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2. H+: The Digital Series
With 48 episodes, Bryan Singer as a producer and a budget over $1 million, H+ is not your average web series. The futuristic show is centered upon “H+,” a cutting-edge implant that wires the human brain to the Internet. When a mysterious Internet virus kills one-third of the world’s population, the implant’s creator is left searching for answers. And so begins dozens of flashbacks and flashforwards surrounding the cataclysmic event, leaving you to piece together the story. While the anachronistic plot would leave even J.J. Abrams puzzled, wading through the confusion is worth it as character connections are slowly revealed. Plus, who doesn’t want to see Alexis Denisof (of Buffy and Angel fame) speak with an Irish accent? Two new episodes air on the H+ Youtube channel every Wednesday.—Frannie Jackson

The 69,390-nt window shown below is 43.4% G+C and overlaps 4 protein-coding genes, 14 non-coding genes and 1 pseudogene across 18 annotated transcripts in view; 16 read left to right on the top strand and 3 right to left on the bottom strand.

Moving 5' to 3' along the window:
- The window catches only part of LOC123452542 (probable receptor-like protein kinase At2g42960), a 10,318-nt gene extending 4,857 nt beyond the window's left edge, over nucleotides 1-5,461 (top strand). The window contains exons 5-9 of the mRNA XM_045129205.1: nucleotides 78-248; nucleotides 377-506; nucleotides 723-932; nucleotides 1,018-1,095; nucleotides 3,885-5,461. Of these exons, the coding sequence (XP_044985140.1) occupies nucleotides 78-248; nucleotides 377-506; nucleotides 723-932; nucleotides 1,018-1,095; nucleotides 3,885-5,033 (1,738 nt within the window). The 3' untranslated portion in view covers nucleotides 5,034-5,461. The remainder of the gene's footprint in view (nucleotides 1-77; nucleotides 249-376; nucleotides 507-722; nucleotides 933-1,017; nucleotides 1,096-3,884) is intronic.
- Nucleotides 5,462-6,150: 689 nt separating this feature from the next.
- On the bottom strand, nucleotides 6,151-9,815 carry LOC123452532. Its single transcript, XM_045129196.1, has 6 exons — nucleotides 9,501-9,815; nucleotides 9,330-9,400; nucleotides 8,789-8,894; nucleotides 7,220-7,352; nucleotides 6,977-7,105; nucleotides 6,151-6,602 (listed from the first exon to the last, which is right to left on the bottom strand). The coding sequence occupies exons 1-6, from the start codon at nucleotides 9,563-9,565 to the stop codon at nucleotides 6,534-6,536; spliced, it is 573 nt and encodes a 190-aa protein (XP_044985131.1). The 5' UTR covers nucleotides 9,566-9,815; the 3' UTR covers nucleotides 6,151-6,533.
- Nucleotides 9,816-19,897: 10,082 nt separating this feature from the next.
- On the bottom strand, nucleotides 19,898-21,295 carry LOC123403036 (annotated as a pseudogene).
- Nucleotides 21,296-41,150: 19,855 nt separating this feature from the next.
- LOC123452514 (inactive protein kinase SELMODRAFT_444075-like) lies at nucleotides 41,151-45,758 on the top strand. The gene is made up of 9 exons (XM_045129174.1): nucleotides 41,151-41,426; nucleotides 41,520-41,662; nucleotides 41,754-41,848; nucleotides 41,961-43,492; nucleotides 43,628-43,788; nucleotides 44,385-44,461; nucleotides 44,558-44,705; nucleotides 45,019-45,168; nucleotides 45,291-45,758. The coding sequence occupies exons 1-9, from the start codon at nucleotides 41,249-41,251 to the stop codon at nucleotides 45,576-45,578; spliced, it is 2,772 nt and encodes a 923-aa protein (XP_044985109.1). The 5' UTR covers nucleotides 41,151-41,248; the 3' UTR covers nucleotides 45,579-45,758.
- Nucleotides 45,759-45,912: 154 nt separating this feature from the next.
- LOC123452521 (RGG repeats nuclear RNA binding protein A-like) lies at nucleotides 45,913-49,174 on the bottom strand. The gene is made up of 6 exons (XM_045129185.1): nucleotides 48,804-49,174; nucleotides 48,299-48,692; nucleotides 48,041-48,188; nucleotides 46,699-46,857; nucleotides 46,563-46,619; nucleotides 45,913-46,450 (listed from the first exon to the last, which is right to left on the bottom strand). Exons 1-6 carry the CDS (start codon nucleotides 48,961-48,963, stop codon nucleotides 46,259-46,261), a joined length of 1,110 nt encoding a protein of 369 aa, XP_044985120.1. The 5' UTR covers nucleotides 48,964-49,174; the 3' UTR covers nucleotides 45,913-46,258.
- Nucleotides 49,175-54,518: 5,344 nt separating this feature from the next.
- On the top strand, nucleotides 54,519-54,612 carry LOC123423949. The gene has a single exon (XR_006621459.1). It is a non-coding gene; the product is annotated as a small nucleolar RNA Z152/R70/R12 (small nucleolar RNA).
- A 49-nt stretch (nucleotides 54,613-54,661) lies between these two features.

1. Burning Love
It’s amazing that it’s taken this long for someone to make a great parody of reality TV. “Burning Love” stars The State’s Ken Marino as Mark Orlando, a bachelor fireman who just wants to find love. Mark goes on the show “Burning Love” with 16 bachelorettes to find the right girl, all while Michael Ian Black as Chris Harrison hosts. In the first season, Mark met the sweet Christian Mandy, played by Kristen Bell, Ken Jeong as the ballerina Ballerina and Natasha Leggero, the slutty girl who never wears pants. Like the stylistically similar Children’s Hospital, it’s hilarious in how close it gets to the source material it parodies, with a great cast of unusual, but familiar characters.—Ross Bonaime